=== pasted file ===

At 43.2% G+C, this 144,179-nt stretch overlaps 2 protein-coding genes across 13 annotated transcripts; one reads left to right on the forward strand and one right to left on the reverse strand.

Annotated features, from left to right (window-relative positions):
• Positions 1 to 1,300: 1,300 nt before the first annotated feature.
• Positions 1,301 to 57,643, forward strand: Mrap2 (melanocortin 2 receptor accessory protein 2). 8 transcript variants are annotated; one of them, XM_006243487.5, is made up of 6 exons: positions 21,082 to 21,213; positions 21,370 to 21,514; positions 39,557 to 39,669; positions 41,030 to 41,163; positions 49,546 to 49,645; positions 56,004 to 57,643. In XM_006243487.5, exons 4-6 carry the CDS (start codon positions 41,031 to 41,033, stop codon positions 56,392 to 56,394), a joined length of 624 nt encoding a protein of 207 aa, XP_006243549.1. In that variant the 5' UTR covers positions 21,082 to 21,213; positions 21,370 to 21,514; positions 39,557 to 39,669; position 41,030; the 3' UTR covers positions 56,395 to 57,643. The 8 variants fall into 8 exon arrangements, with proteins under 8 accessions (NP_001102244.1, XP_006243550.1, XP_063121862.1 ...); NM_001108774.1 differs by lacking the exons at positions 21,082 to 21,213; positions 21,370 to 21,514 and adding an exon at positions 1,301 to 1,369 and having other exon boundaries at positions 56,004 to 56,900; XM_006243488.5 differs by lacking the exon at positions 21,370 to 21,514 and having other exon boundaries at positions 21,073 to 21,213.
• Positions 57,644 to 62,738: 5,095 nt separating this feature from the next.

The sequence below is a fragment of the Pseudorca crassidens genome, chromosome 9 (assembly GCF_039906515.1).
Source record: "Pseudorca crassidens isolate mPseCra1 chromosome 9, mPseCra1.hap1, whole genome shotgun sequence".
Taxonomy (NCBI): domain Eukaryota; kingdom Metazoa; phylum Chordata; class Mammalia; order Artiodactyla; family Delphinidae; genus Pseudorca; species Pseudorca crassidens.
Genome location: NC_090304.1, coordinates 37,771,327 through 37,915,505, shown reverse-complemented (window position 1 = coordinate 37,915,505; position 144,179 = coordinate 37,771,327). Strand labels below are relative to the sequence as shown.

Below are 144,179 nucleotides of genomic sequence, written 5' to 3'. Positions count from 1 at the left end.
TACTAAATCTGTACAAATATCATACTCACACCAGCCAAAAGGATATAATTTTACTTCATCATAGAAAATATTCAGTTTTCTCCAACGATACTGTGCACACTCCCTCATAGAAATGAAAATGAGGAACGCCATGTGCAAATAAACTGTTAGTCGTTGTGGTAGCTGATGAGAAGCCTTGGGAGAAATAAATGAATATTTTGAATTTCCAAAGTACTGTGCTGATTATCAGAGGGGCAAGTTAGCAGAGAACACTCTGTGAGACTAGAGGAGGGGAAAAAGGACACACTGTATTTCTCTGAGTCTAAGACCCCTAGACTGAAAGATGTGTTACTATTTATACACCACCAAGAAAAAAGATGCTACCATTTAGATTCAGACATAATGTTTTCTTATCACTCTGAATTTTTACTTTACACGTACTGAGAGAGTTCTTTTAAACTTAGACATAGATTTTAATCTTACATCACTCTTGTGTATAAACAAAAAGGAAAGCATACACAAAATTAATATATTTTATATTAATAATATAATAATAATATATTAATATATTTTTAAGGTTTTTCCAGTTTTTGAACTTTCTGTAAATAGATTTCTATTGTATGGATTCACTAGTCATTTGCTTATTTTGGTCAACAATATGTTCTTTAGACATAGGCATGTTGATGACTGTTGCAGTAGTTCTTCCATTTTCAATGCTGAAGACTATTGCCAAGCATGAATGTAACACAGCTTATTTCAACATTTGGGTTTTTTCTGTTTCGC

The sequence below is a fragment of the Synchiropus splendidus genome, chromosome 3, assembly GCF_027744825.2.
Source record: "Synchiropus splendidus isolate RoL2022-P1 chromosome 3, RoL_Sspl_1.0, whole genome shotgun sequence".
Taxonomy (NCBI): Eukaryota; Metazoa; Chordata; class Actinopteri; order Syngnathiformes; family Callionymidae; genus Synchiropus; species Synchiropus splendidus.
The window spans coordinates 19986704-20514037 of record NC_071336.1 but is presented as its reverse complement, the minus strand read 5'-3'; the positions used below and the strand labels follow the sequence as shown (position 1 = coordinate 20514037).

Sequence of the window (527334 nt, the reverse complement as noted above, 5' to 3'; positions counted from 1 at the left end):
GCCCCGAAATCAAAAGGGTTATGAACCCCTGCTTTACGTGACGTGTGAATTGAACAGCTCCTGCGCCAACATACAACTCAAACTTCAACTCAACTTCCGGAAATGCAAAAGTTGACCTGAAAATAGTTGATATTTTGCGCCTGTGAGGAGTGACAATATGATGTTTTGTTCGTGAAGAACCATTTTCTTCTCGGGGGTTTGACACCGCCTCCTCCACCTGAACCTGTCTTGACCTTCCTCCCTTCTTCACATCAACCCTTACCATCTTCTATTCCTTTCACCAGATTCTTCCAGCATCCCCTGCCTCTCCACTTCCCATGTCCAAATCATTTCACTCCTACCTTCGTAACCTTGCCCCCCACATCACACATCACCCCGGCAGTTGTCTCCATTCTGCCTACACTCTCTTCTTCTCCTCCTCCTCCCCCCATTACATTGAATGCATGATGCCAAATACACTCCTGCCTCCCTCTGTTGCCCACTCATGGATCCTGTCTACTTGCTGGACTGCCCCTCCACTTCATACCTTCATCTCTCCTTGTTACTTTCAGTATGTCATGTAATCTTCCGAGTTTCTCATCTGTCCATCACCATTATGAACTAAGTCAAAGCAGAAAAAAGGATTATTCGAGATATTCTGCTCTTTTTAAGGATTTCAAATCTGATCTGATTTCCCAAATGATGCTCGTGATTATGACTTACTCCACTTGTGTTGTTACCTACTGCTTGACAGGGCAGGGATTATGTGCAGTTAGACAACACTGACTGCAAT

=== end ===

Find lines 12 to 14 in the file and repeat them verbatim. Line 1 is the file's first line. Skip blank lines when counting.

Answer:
The sequence below is a fragment of the Synchiropus splendidus genome, chromosome 3, assembly GCF_027744825.2.
Source record: "Synchiropus splendidus isolate RoL2022-P1 chromosome 3, RoL_Sspl_1.0, whole genome shotgun sequence".
Taxonomy (NCBI): Eukaryota; Metazoa; Chordata; class Actinopteri; order Syngnathiformes; family Callionymidae; genus Synchiropus; species Synchiropus splendidus.